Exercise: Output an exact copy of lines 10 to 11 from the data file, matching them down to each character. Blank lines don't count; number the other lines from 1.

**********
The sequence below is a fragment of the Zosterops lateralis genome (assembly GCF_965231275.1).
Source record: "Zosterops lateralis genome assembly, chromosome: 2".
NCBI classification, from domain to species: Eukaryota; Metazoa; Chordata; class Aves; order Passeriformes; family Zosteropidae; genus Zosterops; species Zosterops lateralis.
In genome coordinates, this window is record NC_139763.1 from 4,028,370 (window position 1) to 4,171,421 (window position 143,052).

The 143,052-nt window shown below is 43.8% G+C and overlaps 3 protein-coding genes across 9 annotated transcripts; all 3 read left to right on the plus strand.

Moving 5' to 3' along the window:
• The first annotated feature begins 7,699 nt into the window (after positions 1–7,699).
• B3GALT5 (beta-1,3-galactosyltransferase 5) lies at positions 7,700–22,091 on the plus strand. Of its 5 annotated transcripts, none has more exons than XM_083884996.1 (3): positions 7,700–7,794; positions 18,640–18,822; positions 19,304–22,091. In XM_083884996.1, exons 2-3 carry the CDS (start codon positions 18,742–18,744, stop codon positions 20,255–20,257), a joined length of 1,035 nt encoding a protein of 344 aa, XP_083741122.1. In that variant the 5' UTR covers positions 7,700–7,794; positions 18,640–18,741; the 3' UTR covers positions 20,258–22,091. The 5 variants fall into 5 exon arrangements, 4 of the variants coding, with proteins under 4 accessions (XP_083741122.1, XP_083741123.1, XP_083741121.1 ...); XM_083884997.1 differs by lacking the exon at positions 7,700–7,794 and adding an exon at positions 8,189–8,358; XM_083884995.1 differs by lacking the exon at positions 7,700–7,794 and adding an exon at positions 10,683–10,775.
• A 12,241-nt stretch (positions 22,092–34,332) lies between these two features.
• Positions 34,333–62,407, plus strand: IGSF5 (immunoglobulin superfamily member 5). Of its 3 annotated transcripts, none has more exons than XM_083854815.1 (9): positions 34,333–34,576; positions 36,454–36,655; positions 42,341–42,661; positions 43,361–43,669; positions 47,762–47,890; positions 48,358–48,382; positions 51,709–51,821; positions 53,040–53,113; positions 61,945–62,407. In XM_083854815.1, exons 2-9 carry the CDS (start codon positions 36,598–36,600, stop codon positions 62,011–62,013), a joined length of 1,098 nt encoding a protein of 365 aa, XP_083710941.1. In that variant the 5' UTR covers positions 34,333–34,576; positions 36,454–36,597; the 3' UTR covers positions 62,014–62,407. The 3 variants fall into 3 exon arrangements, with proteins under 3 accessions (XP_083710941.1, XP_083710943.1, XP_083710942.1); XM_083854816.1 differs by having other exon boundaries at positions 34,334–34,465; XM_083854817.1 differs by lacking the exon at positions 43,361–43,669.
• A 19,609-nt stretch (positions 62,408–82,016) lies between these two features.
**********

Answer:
• Positions 34,333–62,407, plus strand: IGSF5 (immunoglobulin superfamily member 5). Of its 3 annotated transcripts, none has more exons than XM_083854815.1 (9): positions 34,333–34,576; positions 36,454–36,655; positions 42,341–42,661; positions 43,361–43,669; positions 47,762–47,890; positions 48,358–48,382; positions 51,709–51,821; positions 53,040–53,113; positions 61,945–62,407. In XM_083854815.1, exons 2-9 carry the CDS (start codon positions 36,598–36,600, stop codon positions 62,011–62,013), a joined length of 1,098 nt encoding a protein of 365 aa, XP_083710941.1. In that variant the 5' UTR covers positions 34,333–34,576; positions 36,454–36,597; the 3' UTR covers positions 62,014–62,407. The 3 variants fall into 3 exon arrangements, with proteins under 3 accessions (XP_083710941.1, XP_083710943.1, XP_083710942.1); XM_083854816.1 differs by having other exon boundaries at positions 34,334–34,465; XM_083854817.1 differs by lacking the exon at positions 43,361–43,669.
• A 19,609-nt stretch (positions 62,408–82,016) lies between these two features.